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Vijayan, Kerala FM Say Nothing in Disaster Management Policy Stops Centre From Accepting UAE Aid

While the battered state has asked for a Rs 2,600 crore special package from the Centre for its Rs 20,000 crore losses, the latter has so far extended Rs 600 crore in help.

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Updated:August 23, 2018, 5:26 PM IST
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Vijayan, Kerala FM Say Nothing in Disaster Management Policy Stops Centre From Accepting UAE Aid
File photo of rescuers evacuating people from a flood-hit locality in Thiruvananthapuram. (Image: PTI)
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New Delhi: As reports of the Centre possibly rejecting UAE’s generous Rs 700 crore aid for Kerala continues to do the rounds, the flood-ravaged state has not taken too kindly to the development, with some of the state’s leaders asking who will pay for the massive rebuilding exercise.

The Union government is unlikely to accept any foreign financial assistance for flood relief operations in Kerala, official sources said on Tuesday. Thailand ambassador to India, Chutintorn Sam Gongsakdi took to Twitter to confirm the Centre’s decision: “Informally informed with regret that GOI is not accepting overseas donations for Kerala flood relief. Our hearts are with you the people of Bharat.”

While the battered state has asked for a Rs 2,600 crore special package from the Centre for its Rs 20,000 crore losses, the latter has so far extended Rs 600 crore in help.

On Wednesday, Kerala Chief Minister Pinarayi Vijayan, Finance Minister Thomas Isaac and former CM Oommen Chandy, all raised questions as to how the state will recover from the massive damages if the Centre keeps rejecting foreign aid.

CM Vijayan has made it clear that treating UAE as “any other country” is not justified and that the Middle East nation is like a “second country” for the people of Kerala.

In a press conference, Vijayan said the national policy on disaster management, 2016, has a clause that says during such a disaster if any country voluntarily offers help, it can be accepted. He said he would approach the Prime Minister and have a discussion on the issue.

Isaac also tweeted that in the National Disaster Management Plan (NDMP), the Chapter 9 on international cooperation accepts that in time of severe calamity, voluntary aid given by a foreign government can be accepted.

"Still if union government chooses to adopt a negative stance towards offer made by UAE gov they should compensate Kerala (sic)," he tweeted.

The NDMP says that the government of India does not issue any appeal for foreign assistance in the wake of a disaster. However, if the national government of another country voluntarily offers assistance as a goodwill gesture in solidarity with the disaster victims, the Central Government may accept the offer.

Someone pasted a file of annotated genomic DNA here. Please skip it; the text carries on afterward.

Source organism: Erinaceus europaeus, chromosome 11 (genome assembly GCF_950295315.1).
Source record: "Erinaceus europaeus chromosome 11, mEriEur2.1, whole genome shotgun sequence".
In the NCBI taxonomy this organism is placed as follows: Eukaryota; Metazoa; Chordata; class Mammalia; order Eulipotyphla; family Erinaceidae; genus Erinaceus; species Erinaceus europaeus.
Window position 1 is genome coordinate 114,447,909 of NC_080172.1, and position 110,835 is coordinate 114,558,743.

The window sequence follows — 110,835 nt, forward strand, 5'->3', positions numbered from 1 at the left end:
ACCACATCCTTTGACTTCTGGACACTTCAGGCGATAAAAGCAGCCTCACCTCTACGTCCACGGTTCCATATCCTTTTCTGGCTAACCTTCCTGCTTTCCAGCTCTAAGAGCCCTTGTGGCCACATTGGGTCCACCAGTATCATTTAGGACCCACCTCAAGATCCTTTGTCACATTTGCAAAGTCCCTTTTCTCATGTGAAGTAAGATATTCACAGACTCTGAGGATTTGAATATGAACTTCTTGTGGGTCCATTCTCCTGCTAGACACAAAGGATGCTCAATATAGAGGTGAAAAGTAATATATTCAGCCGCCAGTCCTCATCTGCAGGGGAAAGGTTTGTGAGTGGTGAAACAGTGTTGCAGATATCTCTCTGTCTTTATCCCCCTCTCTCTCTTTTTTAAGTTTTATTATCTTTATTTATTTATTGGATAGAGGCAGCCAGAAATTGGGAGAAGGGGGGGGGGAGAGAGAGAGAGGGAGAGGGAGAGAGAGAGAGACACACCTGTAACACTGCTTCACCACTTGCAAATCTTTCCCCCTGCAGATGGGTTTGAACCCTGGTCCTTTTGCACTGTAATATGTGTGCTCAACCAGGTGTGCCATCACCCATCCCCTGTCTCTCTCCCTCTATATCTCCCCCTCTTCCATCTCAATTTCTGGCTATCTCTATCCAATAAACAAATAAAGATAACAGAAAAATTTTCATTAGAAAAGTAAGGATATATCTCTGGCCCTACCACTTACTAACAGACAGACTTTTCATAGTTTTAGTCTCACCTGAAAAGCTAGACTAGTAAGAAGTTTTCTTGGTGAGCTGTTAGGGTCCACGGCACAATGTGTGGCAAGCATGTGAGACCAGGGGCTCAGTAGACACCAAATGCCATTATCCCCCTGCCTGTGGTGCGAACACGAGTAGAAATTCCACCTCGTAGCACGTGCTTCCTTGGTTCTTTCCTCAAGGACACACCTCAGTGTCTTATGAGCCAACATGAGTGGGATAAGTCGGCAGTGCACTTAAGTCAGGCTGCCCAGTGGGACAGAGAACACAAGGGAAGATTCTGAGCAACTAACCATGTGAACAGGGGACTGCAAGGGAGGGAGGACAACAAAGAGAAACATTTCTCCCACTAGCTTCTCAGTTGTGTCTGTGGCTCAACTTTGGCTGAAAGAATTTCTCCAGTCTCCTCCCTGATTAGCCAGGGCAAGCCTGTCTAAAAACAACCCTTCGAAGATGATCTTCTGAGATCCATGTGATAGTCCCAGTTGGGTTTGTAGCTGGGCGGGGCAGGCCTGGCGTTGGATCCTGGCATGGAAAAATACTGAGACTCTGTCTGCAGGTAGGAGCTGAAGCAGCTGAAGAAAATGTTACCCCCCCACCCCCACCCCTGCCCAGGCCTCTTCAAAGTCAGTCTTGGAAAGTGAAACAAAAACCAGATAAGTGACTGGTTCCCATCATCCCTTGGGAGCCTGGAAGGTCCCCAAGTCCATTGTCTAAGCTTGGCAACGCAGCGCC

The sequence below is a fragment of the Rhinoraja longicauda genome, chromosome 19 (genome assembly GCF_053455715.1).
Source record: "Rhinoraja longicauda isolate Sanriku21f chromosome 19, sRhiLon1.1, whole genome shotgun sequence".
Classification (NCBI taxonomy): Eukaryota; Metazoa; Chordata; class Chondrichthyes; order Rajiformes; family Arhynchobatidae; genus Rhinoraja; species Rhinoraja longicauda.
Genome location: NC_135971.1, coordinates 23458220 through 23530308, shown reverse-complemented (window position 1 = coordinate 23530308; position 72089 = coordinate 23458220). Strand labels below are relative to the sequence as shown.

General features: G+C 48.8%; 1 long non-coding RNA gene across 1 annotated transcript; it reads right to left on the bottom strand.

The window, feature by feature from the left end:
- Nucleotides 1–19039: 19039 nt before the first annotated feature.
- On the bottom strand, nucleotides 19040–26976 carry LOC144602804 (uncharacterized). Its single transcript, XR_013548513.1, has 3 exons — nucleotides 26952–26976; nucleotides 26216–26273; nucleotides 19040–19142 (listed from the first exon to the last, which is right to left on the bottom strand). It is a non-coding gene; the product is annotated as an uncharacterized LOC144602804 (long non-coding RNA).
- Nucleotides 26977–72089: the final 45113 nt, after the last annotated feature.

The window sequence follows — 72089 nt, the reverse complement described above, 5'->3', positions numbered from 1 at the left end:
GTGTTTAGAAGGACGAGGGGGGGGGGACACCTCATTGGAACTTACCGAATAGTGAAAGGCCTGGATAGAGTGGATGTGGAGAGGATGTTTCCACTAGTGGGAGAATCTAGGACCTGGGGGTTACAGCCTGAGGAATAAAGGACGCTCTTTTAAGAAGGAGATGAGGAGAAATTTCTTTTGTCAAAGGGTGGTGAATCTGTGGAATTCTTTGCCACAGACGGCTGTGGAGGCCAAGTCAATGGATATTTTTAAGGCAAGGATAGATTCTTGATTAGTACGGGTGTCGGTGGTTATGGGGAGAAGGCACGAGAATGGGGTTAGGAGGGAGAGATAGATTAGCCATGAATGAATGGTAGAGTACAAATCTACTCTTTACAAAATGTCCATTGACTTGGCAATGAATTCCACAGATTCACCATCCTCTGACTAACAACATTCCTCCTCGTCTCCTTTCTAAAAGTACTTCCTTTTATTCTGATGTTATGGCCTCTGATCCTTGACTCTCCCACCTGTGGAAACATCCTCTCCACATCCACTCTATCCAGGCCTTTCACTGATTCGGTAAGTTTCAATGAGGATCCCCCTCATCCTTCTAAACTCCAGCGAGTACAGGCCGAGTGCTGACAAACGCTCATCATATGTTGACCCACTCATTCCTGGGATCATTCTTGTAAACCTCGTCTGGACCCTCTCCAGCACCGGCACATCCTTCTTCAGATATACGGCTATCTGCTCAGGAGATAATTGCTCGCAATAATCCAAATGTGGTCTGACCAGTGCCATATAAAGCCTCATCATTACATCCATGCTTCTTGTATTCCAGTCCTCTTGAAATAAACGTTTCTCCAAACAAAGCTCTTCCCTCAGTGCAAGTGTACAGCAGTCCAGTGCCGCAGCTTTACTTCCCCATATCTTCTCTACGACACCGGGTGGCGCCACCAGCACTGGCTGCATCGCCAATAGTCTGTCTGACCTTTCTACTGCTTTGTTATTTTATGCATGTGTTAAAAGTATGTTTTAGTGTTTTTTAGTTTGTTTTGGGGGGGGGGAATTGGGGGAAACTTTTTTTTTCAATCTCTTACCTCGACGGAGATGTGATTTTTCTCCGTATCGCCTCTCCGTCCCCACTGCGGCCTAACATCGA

India daily rainfall - August 2018

The Centre, however, in the case has taken the considered decision to rely solely on domestic efforts to tide over the situation, sources said, as it feels it has the wherewithal to deal with the calamity.

However, the final decision will be taken by the Ministry of External Affairs (MEA). The MEA said that it hasn't got any offer or proposal yet.

India has not accepted any aid from a country or a multinational organisation since 2007 and the policy is unlikely to change now, sources said. Even during the floods in Uttarakhand and Kashmir, the Centre had declined foreign aid offers, they said.

Contrary to the Centre’s claim of not receiving any offer from UAE, Vijayan has claimed in a series of tweets that Sheikh Mohammed Bin Zayed Al Nahyan, the crown prince of Abu Dhabi, had called up PM Narendra Modi to make the offer of assistance. Vijayan also expressed his gratitude for the generous offer by UAE.

The ‘CMO Kerala’ Twitter handle wrote on Tuesday, “The state has a privileged relationship with the UAE, where it is a second country to the Kerala community, and we express our thanks and appreciation to the brotherly state of the United Arab Emirates for this support.”

Opposition leader Oommen Chandy has also issued a similar statement that read, “This decision is quite disappointing to the people of Kerala. Rules should be as such eradicate the sufferings of the people. If there exist any obstacles against the acceptance of foreign financial aid, kindly look in to the matter seriously and bring suitable modifications.”

Chandy further calls for the tragedy to be declared a ‘National Disaster’.

Facing a daunting task, the state government also asked the Centre to enhance its borrowing limit and sought permission to impose a 10 per cent cess on GST to mobilise funds for rebuilding Kerala.

Several state governments have come forward with monetary aid to the state that has seen 370 deaths in the monsoon season and over 7 lakh people in relief camps.

K Chandrasekhar Rao’s Telangana government has extended an aid of Rs 25 crore while Delhi, Gujarat, Uttar Pradesh and several other state governments, too, have lent a helping hand.
| Edited by: Sanchari Chatterjee
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